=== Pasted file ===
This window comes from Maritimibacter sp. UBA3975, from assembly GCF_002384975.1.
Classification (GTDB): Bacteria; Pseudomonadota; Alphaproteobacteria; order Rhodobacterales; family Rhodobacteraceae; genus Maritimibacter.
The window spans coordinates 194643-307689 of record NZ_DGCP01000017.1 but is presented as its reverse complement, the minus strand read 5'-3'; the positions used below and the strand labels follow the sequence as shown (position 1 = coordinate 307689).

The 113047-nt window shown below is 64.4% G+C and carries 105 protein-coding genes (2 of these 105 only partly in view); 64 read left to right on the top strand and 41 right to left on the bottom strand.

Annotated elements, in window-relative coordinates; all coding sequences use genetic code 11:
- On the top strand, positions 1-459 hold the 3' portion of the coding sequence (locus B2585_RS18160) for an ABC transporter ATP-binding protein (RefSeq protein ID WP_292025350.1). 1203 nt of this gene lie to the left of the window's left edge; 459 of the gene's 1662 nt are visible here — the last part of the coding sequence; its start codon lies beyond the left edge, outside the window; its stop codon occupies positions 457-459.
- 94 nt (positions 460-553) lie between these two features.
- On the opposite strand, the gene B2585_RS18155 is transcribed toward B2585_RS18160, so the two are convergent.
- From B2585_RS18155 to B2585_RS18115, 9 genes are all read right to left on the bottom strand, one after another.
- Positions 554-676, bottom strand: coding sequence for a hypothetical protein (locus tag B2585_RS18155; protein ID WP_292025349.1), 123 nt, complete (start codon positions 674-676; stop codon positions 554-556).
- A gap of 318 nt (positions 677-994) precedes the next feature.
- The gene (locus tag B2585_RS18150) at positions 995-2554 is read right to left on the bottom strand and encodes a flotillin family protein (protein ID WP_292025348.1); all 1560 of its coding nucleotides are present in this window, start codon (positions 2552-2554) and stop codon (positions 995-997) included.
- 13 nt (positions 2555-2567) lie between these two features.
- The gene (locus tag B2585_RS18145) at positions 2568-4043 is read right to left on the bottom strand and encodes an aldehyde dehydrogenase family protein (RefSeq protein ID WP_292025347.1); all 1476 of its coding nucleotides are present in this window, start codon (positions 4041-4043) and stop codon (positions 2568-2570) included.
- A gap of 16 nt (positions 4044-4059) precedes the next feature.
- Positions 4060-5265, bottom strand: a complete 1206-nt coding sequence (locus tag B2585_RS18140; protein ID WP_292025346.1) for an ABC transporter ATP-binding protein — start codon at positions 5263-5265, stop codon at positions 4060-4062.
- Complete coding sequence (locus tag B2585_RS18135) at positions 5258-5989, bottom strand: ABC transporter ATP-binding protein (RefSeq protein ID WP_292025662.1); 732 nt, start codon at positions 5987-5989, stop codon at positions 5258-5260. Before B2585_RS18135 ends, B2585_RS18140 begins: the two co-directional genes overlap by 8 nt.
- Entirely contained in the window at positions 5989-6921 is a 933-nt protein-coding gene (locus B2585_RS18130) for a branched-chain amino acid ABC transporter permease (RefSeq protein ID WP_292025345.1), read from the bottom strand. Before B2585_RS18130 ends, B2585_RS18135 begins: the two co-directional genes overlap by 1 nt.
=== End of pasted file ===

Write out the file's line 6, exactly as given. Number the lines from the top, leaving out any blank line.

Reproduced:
- On the top strand, positions 1-459 hold the 3' portion of the coding sequence (locus B2585_RS18160) for an ABC transporter ATP-binding protein (RefSeq protein ID WP_292025350.1). 1203 nt of this gene lie to the left of the window's left edge; 459 of the gene's 1662 nt are visible here — the last part of the coding sequence; its start codon lies beyond the left edge, outside the window; its stop codon occupies positions 457-459.